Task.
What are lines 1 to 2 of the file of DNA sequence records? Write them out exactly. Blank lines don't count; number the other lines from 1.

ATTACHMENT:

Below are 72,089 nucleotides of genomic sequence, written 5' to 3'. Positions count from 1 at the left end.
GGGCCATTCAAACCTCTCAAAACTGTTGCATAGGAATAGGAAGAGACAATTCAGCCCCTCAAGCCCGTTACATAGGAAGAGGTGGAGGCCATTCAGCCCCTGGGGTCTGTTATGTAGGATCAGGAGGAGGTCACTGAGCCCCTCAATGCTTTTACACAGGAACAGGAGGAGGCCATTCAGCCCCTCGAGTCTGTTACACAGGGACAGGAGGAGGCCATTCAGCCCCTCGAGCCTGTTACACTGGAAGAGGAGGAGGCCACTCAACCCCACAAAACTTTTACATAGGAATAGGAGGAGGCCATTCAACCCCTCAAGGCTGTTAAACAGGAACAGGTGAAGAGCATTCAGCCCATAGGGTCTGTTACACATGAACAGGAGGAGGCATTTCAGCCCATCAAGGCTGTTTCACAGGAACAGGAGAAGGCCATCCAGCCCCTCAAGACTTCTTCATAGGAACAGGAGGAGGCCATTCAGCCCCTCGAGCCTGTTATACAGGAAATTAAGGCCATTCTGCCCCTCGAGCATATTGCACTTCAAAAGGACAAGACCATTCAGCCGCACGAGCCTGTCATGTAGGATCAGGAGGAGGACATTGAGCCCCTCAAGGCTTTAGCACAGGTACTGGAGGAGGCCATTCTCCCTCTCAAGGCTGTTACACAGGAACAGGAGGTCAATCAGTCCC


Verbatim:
Below are 72,089 nucleotides of genomic sequence, written 5' to 3'. Positions count from 1 at the left end.
GGGCCATTCAAACCTCTCAAAACTGTTGCATAGGAATAGGAAGAGACAATTCAGCCCCTCAAGCCCGTTACATAGGAAGAGGTGGAGGCCATTCAGCCCCTGGGGTCTGTTATGTAGGATCAGGAGGAGGTCACTGAGCCCCTCAATGCTTTTACACAGGAACAGGAGGAGGCCATTCAGCCCCTCGAGTCTGTTACACAGGGACAGGAGGAGGCCATTCAGCCCCTCGAGCCTGTTACACTGGAAGAGGAGGAGGCCACTCAACCCCACAAAACTTTTACATAGGAATAGGAGGAGGCCATTCAACCCCTCAAGGCTGTTAAACAGGAACAGGTGAAGAGCATTCAGCCCATAGGGTCTGTTACACATGAACAGGAGGAGGCATTTCAGCCCATCAAGGCTGTTTCACAGGAACAGGAGAAGGCCATCCAGCCCCTCAAGACTTCTTCATAGGAACAGGAGGAGGCCATTCAGCCCCTCGAGCCTGTTATACAGGAAATTAAGGCCATTCTGCCCCTCGAGCATATTGCACTTCAAAAGGACAAGACCATTCAGCCGCACGAGCCTGTCATGTAGGATCAGGAGGAGGACATTGAGCCCCTCAAGGCTTTAGCACAGGTACTGGAGGAGGCCATTCTCCCTCTCAAGGCTGTTACACAGGAACAGGAGGTCAATCAGTCCC